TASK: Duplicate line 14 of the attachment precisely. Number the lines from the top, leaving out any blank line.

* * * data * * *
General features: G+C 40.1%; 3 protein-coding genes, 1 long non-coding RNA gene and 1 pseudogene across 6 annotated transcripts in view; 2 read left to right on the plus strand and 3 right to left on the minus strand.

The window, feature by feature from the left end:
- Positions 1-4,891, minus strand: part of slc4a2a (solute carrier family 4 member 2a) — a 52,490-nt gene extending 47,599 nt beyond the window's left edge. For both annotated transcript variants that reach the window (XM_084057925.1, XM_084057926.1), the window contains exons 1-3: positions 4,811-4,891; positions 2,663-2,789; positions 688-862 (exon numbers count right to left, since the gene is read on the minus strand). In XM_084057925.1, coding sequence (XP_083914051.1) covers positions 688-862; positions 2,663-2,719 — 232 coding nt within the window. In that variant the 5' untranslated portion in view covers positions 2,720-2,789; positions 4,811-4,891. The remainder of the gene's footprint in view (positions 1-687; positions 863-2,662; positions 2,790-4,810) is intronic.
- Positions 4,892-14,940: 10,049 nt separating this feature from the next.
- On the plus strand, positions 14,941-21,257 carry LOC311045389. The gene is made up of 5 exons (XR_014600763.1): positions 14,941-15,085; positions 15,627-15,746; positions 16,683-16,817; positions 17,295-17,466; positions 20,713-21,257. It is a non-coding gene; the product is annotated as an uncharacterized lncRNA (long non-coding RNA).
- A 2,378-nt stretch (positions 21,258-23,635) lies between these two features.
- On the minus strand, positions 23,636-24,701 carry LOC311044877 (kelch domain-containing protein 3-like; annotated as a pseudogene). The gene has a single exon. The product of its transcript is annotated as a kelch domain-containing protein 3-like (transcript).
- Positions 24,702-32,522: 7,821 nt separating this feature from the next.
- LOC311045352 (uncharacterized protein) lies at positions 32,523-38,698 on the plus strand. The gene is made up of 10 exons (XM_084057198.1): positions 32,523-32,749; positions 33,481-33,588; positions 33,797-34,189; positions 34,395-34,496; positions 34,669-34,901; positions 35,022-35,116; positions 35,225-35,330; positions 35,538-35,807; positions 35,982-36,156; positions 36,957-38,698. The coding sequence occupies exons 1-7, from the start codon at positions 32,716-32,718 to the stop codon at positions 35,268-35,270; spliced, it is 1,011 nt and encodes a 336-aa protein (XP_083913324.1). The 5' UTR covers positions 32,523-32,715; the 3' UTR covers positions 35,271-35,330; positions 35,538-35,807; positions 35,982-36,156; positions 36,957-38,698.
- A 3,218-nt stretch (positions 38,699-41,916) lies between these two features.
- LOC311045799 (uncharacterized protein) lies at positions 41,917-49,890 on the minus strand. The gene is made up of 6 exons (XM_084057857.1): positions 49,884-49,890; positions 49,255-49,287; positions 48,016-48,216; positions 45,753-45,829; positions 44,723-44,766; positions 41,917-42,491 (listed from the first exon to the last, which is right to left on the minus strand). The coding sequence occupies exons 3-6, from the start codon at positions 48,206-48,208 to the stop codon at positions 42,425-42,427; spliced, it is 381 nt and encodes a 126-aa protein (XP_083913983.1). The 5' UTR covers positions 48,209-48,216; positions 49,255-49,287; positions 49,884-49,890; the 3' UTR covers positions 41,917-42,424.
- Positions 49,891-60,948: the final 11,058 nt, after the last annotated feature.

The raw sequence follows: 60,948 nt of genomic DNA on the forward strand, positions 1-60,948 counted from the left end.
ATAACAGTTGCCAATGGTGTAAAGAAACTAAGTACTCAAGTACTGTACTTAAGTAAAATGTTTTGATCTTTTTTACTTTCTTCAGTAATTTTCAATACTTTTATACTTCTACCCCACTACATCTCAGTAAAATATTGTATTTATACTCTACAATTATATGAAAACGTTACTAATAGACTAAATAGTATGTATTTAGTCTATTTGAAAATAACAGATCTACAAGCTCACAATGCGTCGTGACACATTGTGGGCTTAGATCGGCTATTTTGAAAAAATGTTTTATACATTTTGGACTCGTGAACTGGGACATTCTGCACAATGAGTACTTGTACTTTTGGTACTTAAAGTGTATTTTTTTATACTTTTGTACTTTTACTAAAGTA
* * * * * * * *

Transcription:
ATAACAGTTGCCAATGGTGTAAAGAAACTAAGTACTCAAGTACTGTACTTAAGTAAAATGTTTTGATCTTTTTTACTTTCTTCAGTAATTTTCAATACTTTTATACTTCTACCCCACTACATCTCAGTAAAATATTGTATTTATACTCTACAATTATATGAAAACGTTACTAATAGACTAAATAGTATGTATTTAGTCTATTTGAAAATAACAGATCTACAAGCTCACAATGCGTCGTGACACATTGTGGGCTTAGATCGGCTATTTTGAAAAAATGTTTTATACATTTTGGACTCGTGAACTGGGACATTCTGCACAATGAGTACTTGTACTTTTGGTACTTAAAGTGTATTTTTTTATACTTTTGTACTTTTACTAAAGTA